The Opportunity: The IT sector has been trying to fill a talent gap for years, and the pandemic didn’t help. At the same time, European tech funding hit an all-time high, with US$121 billion in investments during 2021—a nearly threefold increase from the previous year, according to the State of European Tech report. These factors, along with the rapid rate of pandemic-driven digitization, have created something of a perfect storm for IT opportunities for project professionals.
“I would say the number one sector for job-hunting project professionals to consider would be IT,” says Aurelia Ivan, PMP, synergy program manager at Red Hat in Farnborough, England. “The sector has been quite safe—and I think we will remain a safe area to explore as a project manager.”
Labor shortages in many sectors, coupled with supply-chain disruptions, also means increased demand for project professionals in industries such as transportation and construction, where project leaders are needed to help facilitate innovation while mitigating risk.
Meanwhile, the rising cost of fossil fuels and increasingly dire climate predictions are driving demand for talent that can manage renewable energy projects. In October, President Macron earmarked €8 billion toward energy initiatives as part of his France 2030 plan, with goals to reduce greenhouse gas emissions and become a leader in green hydrogen. It aligns with the European Green Deal, launched in December 2019, which aims to make the European Union the first climate-neutral bloc by 2050.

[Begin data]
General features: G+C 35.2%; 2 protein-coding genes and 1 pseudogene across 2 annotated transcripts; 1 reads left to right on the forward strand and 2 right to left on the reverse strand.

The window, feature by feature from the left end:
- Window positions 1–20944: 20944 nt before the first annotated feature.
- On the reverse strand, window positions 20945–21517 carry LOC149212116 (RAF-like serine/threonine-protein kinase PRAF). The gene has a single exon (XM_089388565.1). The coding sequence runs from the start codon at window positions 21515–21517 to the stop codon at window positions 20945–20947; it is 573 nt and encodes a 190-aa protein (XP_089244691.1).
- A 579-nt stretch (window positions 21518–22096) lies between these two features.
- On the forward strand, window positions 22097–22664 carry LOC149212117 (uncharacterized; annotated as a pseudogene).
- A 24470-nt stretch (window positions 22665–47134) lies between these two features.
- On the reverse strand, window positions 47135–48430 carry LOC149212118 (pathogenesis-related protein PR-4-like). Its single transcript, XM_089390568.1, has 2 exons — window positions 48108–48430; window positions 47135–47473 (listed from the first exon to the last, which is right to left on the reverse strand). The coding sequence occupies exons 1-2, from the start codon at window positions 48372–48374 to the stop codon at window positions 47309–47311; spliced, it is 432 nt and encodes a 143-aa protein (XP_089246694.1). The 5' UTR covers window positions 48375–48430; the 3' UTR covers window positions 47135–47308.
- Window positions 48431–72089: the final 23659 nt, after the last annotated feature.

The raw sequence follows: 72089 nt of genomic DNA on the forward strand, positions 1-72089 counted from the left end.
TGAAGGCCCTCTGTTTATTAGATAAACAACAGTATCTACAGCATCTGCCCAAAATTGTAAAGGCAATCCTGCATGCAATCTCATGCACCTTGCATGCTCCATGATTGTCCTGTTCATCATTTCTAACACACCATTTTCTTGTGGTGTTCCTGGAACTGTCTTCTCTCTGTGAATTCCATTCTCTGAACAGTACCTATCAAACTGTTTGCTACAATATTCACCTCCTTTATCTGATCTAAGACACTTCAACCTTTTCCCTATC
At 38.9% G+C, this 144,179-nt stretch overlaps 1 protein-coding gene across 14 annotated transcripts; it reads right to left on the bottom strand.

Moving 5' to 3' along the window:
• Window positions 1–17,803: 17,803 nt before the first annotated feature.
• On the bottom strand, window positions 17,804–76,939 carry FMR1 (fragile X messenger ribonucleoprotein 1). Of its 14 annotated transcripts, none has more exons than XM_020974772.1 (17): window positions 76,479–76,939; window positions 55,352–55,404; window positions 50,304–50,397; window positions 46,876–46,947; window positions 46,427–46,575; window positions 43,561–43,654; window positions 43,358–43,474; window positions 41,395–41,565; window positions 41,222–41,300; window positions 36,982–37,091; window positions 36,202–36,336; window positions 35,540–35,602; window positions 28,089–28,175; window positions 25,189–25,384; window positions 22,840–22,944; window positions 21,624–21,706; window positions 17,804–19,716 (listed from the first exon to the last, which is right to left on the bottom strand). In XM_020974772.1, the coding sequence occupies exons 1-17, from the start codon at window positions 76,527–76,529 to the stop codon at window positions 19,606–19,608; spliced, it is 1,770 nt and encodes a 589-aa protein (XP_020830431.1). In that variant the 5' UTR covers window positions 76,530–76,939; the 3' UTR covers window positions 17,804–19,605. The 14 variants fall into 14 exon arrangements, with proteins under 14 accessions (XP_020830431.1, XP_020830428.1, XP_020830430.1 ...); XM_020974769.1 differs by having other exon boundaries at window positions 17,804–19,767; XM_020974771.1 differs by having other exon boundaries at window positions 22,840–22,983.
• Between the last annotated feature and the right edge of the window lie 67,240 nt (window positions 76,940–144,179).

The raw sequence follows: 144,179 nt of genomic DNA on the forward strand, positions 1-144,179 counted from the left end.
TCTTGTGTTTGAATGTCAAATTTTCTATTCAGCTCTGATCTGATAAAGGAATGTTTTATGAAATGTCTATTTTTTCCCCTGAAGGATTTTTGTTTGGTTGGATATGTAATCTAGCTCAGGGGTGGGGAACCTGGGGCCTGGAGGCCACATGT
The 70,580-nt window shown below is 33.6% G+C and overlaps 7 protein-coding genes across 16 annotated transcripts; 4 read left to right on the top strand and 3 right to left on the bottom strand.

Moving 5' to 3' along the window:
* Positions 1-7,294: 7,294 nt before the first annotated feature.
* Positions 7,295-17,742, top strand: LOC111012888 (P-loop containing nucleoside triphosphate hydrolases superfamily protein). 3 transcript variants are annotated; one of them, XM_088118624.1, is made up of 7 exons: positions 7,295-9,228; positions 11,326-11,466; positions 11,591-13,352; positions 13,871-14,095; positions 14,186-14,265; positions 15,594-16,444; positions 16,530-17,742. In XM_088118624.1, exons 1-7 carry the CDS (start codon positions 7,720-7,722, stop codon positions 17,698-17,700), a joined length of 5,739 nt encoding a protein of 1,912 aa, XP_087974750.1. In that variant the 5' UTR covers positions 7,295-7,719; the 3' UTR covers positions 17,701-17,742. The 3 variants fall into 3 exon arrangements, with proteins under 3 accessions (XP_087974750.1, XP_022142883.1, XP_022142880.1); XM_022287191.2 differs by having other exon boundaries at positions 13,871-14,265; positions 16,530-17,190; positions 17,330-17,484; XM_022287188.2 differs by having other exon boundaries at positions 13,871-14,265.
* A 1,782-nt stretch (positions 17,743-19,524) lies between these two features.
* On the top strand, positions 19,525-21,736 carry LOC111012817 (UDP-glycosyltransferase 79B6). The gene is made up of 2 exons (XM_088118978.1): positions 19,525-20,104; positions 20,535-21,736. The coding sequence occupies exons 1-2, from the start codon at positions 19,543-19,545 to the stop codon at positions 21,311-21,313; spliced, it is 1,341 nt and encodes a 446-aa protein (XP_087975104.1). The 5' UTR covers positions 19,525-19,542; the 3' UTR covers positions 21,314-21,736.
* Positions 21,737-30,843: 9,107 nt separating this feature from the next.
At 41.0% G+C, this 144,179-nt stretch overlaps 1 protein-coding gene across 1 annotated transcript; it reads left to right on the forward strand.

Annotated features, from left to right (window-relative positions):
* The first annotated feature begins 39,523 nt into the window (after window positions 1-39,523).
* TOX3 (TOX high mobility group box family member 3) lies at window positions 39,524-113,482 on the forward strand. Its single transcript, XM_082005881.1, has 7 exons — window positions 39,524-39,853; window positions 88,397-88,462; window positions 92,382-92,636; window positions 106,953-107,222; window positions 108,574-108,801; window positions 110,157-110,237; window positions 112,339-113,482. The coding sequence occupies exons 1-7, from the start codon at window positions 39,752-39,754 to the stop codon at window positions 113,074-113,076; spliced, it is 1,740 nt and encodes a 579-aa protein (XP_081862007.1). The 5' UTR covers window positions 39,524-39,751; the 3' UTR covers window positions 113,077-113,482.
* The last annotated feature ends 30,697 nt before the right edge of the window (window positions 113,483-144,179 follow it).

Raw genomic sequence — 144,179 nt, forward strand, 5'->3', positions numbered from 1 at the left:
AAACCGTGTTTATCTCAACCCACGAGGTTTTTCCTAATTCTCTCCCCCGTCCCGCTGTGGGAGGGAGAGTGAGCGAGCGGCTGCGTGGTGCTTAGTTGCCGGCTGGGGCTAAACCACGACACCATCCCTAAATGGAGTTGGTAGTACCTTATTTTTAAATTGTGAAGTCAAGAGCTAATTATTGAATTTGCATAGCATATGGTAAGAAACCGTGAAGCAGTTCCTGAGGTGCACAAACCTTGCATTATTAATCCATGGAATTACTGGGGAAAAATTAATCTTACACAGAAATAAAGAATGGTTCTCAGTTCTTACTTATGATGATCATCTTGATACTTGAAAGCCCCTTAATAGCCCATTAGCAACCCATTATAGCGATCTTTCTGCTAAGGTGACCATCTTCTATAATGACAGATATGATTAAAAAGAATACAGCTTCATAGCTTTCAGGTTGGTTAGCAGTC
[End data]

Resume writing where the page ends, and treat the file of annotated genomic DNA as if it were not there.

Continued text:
“A lot of companies in my field are trying to attract new talent because they don’t have enough people,” says Cyril Perrotey, PMP, director, global development and transformation, Sun’R Groupe, Paris. “For project management in green energy, the next two to three years will be booming.”
The Outlook: Despite a relatively healthy 6.3 percent GDP growth rate in 2021, the region is expected to grow just 3 percent this year, according to the IMF. A confluence of factors is at play. A far-reaching and historic drought has hobbled Latin America’s hydroelectric generation, which once supplied most of Brazil’s electricity. Now, governments are relying on natural imports, just as global energy prices are surging. At the same time, Chile, Colombia, Costa Rica and Brazil are all scheduled to have presidential elections in 2022, which have proven to be disruptive economic events in prior years. And while employment levels remain well below their prepandemic levels in many Latin American countries, many currencies are in decline against the U.S. dollar, which is feeding inflation faster than central banks had predicted.